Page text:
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LECTURE

III
Belonging

How did we come to equate blood with the transmission not only of skill and talent but the right to lead and inspire others? How is it that we, as humans, have bought into the idea so fully that for the longest time we believed that bluebloods had a sort of physical right to rule over others?

Perhaps some part of the contemporary voter’s soul longs to be ruled by dynasties. Even in anti-monarchist countries such as the United States, dynasties (think of Presidents John Adams and his son John Quincy Adams, and George H. W. Bush and George W. Bush) represent a sort of security, and harken back to ancient kingdoms in which a family could be counted upon to rule for generations.

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Bloodlines formally ensure and dictate the continuation of royal families. You cannot aspire to be the queen or king of the United Kingdom and the other Commonwealth countries unless you are born or marry into the right family.
By assuming that the traits of leadership or artistry are in the blood, we assume that the people so venerated have a right to lead (or sing), that we should pay attention to them, that they “come by it honestly,” that their extraordinary and individual hard work counts for less than their placement inside a family, and that they deserve to be elevated to a godlike status.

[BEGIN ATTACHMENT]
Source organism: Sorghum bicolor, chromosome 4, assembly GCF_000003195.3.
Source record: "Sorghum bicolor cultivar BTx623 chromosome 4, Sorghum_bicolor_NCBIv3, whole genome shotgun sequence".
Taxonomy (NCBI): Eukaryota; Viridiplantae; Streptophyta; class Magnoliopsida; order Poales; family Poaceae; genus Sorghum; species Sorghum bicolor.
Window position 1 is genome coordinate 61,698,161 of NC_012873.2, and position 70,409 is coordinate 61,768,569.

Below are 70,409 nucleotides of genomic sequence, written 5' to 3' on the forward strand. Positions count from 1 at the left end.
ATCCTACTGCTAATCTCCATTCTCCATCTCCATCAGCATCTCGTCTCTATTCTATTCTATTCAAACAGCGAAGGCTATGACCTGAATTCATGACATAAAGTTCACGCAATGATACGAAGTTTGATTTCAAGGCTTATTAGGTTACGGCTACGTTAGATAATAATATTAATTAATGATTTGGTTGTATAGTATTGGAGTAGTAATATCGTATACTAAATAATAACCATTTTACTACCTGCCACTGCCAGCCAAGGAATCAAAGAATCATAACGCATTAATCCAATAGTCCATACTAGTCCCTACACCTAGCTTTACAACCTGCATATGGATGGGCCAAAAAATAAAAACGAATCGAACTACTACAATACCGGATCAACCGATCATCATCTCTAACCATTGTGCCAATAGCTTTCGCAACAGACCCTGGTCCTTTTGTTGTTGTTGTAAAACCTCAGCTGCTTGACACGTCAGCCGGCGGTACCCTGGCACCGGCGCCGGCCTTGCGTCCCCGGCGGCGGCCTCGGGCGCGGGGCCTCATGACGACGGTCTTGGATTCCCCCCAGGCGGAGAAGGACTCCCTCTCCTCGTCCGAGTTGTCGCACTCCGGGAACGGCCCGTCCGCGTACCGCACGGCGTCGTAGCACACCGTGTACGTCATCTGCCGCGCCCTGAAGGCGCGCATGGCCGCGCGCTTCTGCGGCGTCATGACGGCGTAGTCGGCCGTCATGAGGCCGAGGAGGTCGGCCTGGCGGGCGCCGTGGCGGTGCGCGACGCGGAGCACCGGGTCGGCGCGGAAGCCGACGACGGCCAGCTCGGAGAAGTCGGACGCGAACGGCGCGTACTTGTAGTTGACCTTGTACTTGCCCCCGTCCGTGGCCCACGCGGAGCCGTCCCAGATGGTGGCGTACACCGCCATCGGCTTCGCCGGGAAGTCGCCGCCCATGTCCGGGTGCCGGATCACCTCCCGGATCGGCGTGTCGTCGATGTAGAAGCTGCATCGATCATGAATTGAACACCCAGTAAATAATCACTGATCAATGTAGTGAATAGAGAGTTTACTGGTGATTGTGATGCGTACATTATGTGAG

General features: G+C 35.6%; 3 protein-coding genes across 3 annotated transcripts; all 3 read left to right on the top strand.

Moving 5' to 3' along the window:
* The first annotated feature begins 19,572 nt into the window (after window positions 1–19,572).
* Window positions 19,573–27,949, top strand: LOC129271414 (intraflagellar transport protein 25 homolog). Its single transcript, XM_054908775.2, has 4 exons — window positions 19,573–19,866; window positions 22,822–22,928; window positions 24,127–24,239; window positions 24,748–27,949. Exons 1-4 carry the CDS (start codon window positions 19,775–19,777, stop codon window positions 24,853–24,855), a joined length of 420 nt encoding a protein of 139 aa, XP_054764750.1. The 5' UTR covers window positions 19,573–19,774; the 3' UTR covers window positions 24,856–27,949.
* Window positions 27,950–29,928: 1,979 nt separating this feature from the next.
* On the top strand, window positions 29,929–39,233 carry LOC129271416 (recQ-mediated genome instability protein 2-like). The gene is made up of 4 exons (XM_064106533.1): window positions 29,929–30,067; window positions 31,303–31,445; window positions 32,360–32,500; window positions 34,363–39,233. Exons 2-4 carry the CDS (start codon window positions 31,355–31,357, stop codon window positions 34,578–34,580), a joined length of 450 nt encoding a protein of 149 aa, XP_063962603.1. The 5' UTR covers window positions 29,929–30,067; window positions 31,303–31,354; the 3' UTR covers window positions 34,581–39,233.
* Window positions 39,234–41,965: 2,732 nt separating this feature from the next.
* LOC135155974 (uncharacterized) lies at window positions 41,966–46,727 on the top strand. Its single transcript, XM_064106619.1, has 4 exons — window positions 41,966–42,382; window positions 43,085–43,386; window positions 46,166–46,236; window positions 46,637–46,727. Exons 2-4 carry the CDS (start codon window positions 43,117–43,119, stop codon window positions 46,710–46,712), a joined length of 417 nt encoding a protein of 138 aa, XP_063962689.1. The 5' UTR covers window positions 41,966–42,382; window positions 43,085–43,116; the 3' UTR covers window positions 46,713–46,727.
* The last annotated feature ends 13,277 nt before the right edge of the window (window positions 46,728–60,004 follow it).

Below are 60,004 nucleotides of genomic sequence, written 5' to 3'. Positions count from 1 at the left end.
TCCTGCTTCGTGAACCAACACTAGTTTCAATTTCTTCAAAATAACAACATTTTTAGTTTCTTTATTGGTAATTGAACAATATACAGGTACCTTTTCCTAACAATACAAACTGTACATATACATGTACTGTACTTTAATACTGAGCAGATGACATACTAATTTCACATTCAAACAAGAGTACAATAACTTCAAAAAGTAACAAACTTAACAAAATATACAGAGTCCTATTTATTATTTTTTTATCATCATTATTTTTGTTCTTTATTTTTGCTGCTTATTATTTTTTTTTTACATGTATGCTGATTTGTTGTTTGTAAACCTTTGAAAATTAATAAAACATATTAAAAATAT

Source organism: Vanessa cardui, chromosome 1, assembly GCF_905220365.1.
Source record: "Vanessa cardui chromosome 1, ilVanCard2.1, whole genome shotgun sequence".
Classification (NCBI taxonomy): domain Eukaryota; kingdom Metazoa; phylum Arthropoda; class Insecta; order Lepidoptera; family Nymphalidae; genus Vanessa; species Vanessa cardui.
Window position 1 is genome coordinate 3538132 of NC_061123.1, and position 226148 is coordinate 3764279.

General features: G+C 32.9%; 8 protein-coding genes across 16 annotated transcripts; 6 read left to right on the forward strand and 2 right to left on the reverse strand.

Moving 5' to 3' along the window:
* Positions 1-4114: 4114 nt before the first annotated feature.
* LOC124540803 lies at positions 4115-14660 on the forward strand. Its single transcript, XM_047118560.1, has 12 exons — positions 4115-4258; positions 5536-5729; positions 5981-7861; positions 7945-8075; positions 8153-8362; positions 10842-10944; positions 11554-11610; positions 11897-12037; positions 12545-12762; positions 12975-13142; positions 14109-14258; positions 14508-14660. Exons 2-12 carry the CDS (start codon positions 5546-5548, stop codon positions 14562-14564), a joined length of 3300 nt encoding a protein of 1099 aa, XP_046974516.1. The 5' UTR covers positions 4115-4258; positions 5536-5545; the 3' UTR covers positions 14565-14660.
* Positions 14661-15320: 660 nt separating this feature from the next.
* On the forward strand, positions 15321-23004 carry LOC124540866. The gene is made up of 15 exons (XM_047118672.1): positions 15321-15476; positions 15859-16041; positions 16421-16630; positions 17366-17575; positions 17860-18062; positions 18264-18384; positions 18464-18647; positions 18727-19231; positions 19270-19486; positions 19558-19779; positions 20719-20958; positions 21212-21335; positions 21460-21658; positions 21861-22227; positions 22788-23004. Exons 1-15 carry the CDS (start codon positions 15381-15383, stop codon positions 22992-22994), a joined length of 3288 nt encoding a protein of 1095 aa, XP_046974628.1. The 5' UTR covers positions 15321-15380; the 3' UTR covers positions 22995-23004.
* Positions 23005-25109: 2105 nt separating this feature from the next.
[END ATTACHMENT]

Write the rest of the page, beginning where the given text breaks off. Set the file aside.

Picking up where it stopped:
One is no more special because of the blood in the family than one is special by dint of the accident of one’s country of birth.

Just as we have complicated family relationships sometimes involving blood and other times moving beyond it, we have a similarly intricate relationship with regard to notions of citizenship. Citizenship is the ultimate expression of group belonging However, the matter is complicated.

If your parents are citizens, and you are born in Canada, you can be a citizen.

If your parents are not citizens, but you are born in Canada, you can be a citizen.
(Some say this can be exploited as "birth tourism")

If your parents are citizens, but you are born outside Canada, you can be a citizen.

But if both your parents became citizens this way, you can't be a citizen.
(The "first generation limitation")

It's complicated.

Perhaps most famously, the Canadian government worked assiduously to deport “back” to Japan thousands of citizens (born in Canada, it must be emphasized) of Japanese descent, in response to the Japanese attack on Pearl Harbor and the subsequent war with Japan during World War II.

Canadian authorities swept away their citizenship and focused, instead, on their race. Their ancestors came from Japan. This, supposedly, meant that they could not be trusted in a time of war with Japan. They didn’t just lose citizenship; under Canada’s War Measures Act, they were declared enemy aliens.

The internment and mistreatment of Japanese-Canadians during World War II (which was paralleled in the United States) demonstrates one way that national governments have pointed to blood as a means to justify the mistreatment of their citizens. Who is defined as a slave? Who is black or Aboriginal? Who is detained and searched in the wake of the 9/11 attack on New York City and the Pentagon? Who is respected in times of war?